To consider whether RDA's should be abolished we need to know what would have happened if they didn't exist. If we assume that regions would have carried on growing post-1999 as they had between 1995 and 1999 then RDA's have been bad for growth. But whose to say this would have happened? Perhaps regions would have grown much slower if it weren't for the efforts of RDA's. After all, the UK's recent economic growth performance is generally considered as comparing pretty favourably to other similar nations. In this scenario, RDA's have been quite good for growth.

What about the gap between the growth rates of rich and poor regions? Again, it depends what we think would have happened without RDA's. Perhaps London and the South East would have pulled even further ahead?

A deeper question relates to whether these two goals, greater growth everywhere and narrowing the gap in growth rates between rich and poor, are mutually compatible (SERC's first policy paper has more on this). For example, the TPA's alternative policy recommendation is a cut in the small business rate of corporation tax. I see that this might do something for growth everywhere, but how, exactly, would this help with the gap in growth rates between the regions?

Personally, I am agnostic on RDA's. There is a serious debate to be had about policy objectives. There is a need for more evaluation of their net impacts (what things have RDA's made happen that wouldn't have happened otherwise) and a comparison to the opportunity costs. There is also much more evidence needed on which policies, if any, need regional coordination. If only answering all these questions was as simple as a before and after comparison of regional growth rates ...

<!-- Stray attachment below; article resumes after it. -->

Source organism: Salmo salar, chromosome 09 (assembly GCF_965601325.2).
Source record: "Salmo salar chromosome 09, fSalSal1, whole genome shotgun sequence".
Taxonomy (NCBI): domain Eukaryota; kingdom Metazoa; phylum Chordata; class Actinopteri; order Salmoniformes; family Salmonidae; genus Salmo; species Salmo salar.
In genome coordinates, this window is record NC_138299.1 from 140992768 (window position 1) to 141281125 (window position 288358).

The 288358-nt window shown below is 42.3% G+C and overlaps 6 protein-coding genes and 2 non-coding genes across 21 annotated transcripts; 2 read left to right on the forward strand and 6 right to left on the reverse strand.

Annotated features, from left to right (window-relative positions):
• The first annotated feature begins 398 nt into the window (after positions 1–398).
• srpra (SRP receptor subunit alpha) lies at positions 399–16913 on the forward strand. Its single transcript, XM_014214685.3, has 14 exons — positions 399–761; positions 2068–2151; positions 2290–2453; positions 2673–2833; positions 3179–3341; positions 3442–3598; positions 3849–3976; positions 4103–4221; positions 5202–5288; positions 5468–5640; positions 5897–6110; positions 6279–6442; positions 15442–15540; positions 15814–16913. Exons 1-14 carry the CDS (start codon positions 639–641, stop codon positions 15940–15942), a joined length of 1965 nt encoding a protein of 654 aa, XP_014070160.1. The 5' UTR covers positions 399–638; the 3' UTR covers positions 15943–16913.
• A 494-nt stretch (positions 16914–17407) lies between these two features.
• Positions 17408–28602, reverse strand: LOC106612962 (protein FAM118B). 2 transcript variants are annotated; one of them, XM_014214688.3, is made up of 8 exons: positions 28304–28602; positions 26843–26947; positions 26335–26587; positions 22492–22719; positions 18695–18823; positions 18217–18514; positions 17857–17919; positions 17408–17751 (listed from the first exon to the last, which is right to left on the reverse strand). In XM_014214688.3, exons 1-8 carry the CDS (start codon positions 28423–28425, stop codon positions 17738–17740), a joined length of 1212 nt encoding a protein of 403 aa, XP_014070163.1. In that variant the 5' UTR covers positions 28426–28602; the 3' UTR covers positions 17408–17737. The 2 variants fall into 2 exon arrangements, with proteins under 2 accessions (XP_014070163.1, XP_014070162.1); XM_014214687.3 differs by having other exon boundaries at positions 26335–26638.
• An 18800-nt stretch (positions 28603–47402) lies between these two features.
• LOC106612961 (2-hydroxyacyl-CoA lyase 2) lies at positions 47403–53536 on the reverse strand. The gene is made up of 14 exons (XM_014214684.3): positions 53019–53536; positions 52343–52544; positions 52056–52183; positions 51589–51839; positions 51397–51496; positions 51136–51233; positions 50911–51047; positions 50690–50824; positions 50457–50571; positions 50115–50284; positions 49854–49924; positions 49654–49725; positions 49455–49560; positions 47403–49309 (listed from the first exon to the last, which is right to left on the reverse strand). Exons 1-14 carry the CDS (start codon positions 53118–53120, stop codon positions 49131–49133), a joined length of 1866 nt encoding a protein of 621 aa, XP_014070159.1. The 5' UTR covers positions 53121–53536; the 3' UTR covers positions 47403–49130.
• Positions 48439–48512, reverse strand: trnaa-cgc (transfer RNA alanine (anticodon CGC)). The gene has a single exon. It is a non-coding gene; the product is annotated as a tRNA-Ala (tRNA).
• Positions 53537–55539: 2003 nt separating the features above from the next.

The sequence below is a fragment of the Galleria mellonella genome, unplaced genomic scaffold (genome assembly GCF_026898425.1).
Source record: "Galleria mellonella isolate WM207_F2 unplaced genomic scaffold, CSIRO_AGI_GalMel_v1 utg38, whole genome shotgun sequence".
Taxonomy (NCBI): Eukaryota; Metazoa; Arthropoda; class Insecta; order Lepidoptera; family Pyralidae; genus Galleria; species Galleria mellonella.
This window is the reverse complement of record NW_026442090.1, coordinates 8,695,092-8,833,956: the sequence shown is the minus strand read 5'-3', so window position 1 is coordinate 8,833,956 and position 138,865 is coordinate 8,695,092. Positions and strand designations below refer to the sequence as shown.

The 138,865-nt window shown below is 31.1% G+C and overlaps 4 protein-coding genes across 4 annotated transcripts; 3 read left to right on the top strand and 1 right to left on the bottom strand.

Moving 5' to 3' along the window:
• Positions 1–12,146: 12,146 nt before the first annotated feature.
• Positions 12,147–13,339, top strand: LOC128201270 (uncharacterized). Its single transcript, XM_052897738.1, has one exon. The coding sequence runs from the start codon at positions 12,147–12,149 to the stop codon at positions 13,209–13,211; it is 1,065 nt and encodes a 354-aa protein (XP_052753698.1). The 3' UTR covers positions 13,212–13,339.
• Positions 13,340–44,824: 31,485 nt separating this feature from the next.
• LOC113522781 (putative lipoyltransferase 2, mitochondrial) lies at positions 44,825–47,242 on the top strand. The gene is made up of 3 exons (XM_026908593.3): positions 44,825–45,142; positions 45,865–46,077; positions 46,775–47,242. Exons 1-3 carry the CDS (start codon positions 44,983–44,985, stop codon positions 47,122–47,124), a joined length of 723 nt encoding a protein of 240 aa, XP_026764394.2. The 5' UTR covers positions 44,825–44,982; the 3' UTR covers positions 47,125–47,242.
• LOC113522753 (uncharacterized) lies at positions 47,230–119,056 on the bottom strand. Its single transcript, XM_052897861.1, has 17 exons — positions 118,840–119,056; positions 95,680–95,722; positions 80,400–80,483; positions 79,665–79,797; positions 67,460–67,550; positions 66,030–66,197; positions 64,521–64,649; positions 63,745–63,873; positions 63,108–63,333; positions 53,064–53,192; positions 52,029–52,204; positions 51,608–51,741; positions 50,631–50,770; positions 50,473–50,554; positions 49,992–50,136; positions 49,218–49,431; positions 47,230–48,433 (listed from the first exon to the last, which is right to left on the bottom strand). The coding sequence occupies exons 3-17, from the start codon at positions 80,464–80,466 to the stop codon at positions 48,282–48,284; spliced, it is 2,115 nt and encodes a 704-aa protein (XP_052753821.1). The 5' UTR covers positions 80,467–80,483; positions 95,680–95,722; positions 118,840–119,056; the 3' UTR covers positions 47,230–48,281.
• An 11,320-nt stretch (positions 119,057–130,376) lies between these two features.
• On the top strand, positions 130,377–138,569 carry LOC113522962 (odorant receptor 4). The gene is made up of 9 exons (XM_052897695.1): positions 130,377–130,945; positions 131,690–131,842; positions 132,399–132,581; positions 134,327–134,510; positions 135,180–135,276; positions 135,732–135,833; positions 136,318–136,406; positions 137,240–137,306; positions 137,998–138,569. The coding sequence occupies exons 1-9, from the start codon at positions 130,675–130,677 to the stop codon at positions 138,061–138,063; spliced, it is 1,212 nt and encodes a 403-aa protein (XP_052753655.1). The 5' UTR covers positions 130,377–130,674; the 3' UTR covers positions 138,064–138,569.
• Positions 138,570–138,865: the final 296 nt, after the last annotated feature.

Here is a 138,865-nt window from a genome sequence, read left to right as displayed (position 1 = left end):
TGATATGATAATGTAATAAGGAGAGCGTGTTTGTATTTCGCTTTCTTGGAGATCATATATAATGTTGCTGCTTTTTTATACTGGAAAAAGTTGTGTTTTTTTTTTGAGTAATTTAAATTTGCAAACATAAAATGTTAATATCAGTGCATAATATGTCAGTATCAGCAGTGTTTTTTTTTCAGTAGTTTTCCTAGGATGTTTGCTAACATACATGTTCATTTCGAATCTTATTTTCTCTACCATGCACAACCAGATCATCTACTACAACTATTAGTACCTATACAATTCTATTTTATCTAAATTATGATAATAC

Monday, 4 August 2008

Rural Housing

What, if anything, should be done about the fact that rural housing is increasingly expensive relative to rural earnings?

The Taylor Review suggests a shake up of planning and affordable housing policy as the solution. Central to this is the need to deliver new rural housing by overcoming local objections. In market towns, this would be achieved through “master plans” which would stop the growth of bland housing estates and, instead, deliver popular “neighbourhood extensions”. In smaller rural areas, community led affordable housing initiatives would do this, by delivering local homes for local people.